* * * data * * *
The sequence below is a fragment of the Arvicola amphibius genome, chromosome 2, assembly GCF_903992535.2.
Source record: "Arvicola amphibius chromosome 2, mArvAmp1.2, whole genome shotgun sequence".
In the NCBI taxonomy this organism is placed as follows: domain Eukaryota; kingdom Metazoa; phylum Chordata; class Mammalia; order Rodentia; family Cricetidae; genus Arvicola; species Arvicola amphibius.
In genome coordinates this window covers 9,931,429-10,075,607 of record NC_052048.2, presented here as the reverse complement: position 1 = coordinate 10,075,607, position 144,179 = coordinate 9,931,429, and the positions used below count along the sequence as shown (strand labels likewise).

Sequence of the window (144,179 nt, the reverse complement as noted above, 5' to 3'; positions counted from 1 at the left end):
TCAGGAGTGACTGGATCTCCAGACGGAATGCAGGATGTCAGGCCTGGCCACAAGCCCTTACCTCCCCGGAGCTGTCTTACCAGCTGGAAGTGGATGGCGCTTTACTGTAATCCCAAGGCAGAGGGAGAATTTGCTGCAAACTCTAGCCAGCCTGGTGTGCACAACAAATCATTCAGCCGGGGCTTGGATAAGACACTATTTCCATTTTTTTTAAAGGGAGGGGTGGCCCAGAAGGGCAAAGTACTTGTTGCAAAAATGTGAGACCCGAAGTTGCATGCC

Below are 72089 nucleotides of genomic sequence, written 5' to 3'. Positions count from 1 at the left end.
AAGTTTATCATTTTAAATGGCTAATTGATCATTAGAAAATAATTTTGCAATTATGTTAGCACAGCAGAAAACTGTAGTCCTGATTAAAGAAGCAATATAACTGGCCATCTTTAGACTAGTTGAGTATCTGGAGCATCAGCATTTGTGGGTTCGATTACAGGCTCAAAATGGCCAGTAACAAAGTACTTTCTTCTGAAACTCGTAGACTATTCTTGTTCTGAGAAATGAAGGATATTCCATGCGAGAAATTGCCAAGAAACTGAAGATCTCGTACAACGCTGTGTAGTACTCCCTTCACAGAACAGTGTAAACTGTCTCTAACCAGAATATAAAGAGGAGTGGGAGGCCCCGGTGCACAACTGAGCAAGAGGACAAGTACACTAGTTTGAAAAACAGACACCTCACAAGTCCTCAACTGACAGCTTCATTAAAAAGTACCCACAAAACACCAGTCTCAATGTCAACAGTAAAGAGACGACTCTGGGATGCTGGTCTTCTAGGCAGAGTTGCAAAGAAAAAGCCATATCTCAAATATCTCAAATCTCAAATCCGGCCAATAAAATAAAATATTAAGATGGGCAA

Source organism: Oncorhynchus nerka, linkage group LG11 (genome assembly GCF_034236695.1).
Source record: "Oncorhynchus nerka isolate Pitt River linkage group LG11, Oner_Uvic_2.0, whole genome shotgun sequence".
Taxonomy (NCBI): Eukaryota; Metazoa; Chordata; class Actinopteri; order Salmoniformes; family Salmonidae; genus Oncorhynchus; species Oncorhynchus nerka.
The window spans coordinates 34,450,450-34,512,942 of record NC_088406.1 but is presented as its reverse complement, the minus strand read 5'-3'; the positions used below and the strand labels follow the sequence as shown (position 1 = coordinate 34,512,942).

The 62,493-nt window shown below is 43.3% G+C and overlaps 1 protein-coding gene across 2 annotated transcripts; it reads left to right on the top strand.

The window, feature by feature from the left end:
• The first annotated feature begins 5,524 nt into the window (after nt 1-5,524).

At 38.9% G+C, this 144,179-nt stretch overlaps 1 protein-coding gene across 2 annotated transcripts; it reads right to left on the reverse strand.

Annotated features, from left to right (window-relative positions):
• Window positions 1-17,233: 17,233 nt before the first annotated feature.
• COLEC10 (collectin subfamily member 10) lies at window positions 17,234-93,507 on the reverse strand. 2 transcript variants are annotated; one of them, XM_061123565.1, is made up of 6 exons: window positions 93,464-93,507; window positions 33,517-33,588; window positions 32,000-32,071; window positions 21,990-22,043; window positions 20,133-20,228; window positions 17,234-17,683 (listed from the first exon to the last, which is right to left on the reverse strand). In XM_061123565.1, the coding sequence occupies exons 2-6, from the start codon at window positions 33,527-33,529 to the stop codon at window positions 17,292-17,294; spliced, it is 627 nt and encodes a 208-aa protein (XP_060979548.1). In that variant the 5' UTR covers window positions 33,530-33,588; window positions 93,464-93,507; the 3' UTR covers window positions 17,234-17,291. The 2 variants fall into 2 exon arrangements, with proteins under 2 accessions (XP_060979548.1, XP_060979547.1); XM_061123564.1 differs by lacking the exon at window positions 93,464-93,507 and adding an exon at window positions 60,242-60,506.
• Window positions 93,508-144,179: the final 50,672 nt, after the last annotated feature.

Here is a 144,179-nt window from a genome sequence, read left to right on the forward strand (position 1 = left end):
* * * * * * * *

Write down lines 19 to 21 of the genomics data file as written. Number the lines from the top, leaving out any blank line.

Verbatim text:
• COLEC10 (collectin subfamily member 10) lies at window positions 17,234-93,507 on the reverse strand. 2 transcript variants are annotated; one of them, XM_061123565.1, is made up of 6 exons: window positions 93,464-93,507; window positions 33,517-33,588; window positions 32,000-32,071; window positions 21,990-22,043; window positions 20,133-20,228; window positions 17,234-17,683 (listed from the first exon to the last, which is right to left on the reverse strand). In XM_061123565.1, the coding sequence occupies exons 2-6, from the start codon at window positions 33,527-33,529 to the stop codon at window positions 17,292-17,294; spliced, it is 627 nt and encodes a 208-aa protein (XP_060979548.1). In that variant the 5' UTR covers window positions 33,530-33,588; window positions 93,464-93,507; the 3' UTR covers window positions 17,234-17,291. The 2 variants fall into 2 exon arrangements, with proteins under 2 accessions (XP_060979548.1, XP_060979547.1); XM_061123564.1 differs by lacking the exon at window positions 93,464-93,507 and adding an exon at window positions 60,242-60,506.
• Window positions 93,508-144,179: the final 50,672 nt, after the last annotated feature.

Here is a 144,179-nt window from a genome sequence, read left to right on the forward strand (position 1 = left end):